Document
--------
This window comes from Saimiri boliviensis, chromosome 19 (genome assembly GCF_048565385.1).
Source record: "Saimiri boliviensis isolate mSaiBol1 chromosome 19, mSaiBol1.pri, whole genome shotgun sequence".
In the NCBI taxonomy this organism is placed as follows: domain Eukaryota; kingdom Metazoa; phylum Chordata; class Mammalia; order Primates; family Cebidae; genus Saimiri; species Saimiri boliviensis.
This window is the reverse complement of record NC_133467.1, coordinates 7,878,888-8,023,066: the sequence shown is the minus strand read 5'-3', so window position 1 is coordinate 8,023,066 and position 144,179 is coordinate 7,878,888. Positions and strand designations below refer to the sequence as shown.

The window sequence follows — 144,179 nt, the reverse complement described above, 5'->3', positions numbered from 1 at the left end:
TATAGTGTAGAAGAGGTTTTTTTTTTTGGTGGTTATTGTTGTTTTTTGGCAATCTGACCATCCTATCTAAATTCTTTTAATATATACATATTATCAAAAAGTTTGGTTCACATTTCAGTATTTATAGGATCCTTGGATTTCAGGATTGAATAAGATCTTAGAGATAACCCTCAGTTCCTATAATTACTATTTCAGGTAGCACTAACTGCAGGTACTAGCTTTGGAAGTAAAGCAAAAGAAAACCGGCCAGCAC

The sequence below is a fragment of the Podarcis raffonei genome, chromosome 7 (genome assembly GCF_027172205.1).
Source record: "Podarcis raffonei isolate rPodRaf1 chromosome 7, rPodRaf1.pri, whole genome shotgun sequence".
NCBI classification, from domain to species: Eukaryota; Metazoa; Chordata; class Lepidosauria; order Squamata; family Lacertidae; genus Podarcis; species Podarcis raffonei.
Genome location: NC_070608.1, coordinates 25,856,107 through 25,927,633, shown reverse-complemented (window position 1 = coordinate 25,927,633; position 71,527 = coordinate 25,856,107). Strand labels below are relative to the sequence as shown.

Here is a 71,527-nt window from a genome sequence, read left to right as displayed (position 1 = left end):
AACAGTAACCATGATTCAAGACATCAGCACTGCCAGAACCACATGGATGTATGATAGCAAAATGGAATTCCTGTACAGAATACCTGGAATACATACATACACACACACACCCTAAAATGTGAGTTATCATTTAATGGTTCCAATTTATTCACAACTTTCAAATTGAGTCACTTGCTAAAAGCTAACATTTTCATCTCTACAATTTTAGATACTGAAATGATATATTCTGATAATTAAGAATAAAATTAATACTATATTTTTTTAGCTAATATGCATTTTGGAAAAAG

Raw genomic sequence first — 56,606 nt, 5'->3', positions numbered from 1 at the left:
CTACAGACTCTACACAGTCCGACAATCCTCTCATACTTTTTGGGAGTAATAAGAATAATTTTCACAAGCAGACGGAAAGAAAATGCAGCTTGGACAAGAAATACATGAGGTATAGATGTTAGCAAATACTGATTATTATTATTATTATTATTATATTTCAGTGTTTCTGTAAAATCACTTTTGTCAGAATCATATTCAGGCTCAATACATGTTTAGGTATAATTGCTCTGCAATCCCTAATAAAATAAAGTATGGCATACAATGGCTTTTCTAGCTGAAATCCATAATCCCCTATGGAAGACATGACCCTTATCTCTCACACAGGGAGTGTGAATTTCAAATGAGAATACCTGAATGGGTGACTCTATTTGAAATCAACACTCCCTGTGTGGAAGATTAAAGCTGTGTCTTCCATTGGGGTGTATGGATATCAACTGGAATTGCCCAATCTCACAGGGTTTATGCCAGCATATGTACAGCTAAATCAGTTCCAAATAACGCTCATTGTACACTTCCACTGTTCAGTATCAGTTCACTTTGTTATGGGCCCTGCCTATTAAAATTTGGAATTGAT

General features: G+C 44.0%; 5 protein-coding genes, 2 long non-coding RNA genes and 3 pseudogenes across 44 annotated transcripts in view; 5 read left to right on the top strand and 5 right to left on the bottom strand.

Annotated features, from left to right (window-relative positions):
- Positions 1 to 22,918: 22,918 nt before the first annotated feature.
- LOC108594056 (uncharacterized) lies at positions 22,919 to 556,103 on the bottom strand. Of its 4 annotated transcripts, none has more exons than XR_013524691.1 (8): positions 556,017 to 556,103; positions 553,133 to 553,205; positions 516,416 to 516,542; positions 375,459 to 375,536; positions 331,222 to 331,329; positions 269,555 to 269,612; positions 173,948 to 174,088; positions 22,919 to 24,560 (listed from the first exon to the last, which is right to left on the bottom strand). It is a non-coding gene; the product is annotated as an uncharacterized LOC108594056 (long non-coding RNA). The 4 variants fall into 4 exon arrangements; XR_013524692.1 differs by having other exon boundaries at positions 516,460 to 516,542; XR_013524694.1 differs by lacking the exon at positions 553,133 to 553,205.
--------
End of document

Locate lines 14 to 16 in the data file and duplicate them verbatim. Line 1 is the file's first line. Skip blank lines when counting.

CTACAGACTCTACACAGTCCGACAATCCTCTCATACTTTTTGGGAGTAATAAGAATAATTTTCACAAGCAGACGGAAAGAAAATGCAGCTTGGACAAGAAATACATGAGGTATAGATGTTAGCAAATACTGATTATTATTATTATTATTATTATATTTCAGTGTTTCTGTAAAATCACTTTTGTCAGAATCATATTCAGGCTCAATACATGTTTAGGTATAATTGCTCTGCAATCCCTAATAAAATAAAGTATGGCATACAATGGCTTTTCTAGCTGAAATCCATAATCCCCTATGGAAGACATGACCCTTATCTCTCACACAGGGAGTGTGAATTTCAAATGAGAATACCTGAATGGGTGACTCTATTTGAAATCAACACTCCCTGTGTGGAAGATTAAAGCTGTGTCTTCCATTGGGGTGTATGGATATCAACTGGAATTGCCCAATCTCACAGGGTTTATGCCAGCATATGTACAGCTAAATCAGTTCCAAATAACGCTCATTGTACACTTCCACTGTTCAGTATCAGTTCACTTTGTTATGGGCCCTGCCTATTAAAATTTGGAATTGAT

General features: G+C 44.0%; 5 protein-coding genes, 2 long non-coding RNA genes and 3 pseudogenes across 44 annotated transcripts in view; 5 read left to right on the top strand and 5 right to left on the bottom strand.

Annotated features, from left to right (window-relative positions):